Stephanie Kraver

Stephanie Kraver
Advisor(s): Ghenwa Hayek
Arabic Language and Literature

Academic Bio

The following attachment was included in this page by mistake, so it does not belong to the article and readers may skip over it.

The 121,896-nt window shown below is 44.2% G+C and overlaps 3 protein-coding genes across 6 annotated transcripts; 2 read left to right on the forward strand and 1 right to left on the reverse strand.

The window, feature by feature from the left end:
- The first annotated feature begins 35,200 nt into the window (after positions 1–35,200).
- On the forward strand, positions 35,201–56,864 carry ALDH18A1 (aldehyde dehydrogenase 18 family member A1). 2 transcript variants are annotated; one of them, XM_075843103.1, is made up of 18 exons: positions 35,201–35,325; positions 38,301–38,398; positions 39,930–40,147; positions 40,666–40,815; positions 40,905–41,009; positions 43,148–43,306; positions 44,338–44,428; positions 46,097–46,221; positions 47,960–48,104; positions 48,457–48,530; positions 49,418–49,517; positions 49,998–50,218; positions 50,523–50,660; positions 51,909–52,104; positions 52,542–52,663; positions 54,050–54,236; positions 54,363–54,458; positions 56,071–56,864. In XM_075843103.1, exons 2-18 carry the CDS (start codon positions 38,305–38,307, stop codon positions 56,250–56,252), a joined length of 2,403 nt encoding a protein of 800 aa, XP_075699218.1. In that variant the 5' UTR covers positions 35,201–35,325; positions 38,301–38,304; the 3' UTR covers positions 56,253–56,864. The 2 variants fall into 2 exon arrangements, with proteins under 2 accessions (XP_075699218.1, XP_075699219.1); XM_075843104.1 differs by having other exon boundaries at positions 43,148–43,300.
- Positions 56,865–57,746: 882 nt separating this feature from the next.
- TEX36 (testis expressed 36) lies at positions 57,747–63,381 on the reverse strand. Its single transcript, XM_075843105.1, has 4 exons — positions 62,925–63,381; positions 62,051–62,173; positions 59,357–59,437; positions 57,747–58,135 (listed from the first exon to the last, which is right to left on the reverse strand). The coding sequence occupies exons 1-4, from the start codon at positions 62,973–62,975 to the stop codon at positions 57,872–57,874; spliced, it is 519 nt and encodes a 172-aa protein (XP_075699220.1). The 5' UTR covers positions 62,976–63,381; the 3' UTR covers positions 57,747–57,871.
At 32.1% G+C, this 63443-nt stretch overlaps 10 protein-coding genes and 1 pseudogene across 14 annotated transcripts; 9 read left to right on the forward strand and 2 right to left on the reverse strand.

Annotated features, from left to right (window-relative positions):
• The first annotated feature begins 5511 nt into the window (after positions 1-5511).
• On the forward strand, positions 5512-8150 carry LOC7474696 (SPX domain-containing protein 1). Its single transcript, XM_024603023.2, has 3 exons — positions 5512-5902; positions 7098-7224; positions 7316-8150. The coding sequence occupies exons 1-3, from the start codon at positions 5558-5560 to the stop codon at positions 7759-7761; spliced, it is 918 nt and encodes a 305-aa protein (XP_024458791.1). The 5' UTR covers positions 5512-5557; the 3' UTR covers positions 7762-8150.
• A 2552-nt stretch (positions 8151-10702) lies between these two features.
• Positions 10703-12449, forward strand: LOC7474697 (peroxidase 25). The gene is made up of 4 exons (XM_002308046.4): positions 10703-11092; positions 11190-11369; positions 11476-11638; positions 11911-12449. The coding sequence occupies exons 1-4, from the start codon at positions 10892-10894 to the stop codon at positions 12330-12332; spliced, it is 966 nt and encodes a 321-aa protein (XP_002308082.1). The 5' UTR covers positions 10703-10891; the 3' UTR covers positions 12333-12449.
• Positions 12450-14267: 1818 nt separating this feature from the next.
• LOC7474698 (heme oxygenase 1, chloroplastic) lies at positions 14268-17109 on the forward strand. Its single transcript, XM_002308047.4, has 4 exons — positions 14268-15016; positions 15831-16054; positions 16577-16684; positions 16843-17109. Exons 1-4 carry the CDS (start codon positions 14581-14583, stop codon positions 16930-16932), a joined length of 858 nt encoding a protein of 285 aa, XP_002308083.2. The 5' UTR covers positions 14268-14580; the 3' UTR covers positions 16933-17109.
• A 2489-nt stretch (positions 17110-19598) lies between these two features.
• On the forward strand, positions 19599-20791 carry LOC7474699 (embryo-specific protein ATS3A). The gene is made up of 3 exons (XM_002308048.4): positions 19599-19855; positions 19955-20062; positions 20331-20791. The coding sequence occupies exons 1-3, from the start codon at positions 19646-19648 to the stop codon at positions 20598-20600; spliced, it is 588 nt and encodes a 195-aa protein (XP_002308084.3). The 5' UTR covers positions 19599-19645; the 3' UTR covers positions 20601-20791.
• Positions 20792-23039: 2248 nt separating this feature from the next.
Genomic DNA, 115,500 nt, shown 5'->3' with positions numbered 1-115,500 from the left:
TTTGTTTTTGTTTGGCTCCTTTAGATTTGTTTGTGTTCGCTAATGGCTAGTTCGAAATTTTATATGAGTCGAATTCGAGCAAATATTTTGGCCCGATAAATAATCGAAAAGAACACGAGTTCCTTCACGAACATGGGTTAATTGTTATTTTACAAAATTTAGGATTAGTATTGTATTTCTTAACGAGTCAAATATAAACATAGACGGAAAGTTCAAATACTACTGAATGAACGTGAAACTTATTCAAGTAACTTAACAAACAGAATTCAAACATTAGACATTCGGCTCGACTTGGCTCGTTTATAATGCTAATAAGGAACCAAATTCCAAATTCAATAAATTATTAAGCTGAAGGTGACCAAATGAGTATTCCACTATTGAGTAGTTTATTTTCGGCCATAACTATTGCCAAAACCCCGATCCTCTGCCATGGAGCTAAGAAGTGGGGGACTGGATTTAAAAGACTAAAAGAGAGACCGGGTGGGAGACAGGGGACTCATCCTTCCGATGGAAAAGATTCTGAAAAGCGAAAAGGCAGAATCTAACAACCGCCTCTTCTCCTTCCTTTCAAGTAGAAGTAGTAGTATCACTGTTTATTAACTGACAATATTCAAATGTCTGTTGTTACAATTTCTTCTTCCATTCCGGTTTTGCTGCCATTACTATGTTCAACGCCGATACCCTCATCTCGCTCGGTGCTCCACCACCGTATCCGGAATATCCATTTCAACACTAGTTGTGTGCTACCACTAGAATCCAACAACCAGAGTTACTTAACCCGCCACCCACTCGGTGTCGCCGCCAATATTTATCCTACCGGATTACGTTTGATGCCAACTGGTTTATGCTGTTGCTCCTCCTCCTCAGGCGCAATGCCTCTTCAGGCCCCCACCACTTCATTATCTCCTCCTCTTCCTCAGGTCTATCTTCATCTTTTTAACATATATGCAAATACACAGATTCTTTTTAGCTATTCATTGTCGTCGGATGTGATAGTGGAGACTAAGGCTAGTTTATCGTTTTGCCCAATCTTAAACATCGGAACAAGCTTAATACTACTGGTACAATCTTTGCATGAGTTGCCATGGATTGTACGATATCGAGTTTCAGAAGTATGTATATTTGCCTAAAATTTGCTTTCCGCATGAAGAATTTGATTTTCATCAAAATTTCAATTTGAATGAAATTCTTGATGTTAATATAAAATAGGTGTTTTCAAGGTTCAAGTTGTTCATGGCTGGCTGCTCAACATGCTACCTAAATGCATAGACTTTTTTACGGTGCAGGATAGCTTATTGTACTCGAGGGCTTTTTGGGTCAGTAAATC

Stephanie Kraver is a Ph.D. candidate with expertise in modern Arabic literature and in Arabic and Hebrew poetry and poetics from the twentieth century to the present. Her broader research and teaching interests bestride Palestinian/Israeli literature and film, constructions of memory after loss, the elegiac genre, Arab-Jewish narratives, as well as gender and sexuality studies. Stephanie’s dissertation, “(Un)believers in Times of War: Darwish and Ravikovitch’s Poetics of Possibility in Palestine/Israel,” tells the story of two poets: the celebrated Palestinian author Mahmoud Darwish and the renowned Israeli writer and peace activist Dahlia Ravikovitch. The project begins with an encounter between these two figures in the aftermath of the 1967 War. It then follows their relationship and their poetry during the 1982 War in Lebanon and culminates in the period of the First Palestinian Intifada (uprising) between 1987 and 1993. The dissertation argues that Darwish and Ravikovitch deploy literary and biblical allusions, prophetic discourse, and elegiac forms of speculative mourning and haunting to address the inequalities that animate the Palestinian-Israeli divide. By exploring these two writers and the war poetry that they compose, the project charts the ways in which these authors establish a poetry of prolepsis, or a future-oriented gaze, to envisage an alternative to the conditions of violence that punctuate the present. The dissertation showcases how Darwish and Ravikovitch use poetry to interrupt the state of protracted war in the present and advocate for justice and national sovereignty for the Palestinian people. Stephanie earned her M.A. in Near Eastern Studies from New York University, where she was the recipient of the Falak Sufi Memorial Essay Prize in 2016. She has taught undergraduate and graduate-level courses on literature and film in Palestine/Israel, on modern Middle Eastern literature and history, as well as on gender and sexuality in the modern Middle East. During the 2022-2023 academic year, Stephanie’s research is generously supported by the Mellon Foundation-University of Chicago Dissertation Completion Fellowship and the Pozen Family Center for Human Rights Doctoral Fellowship.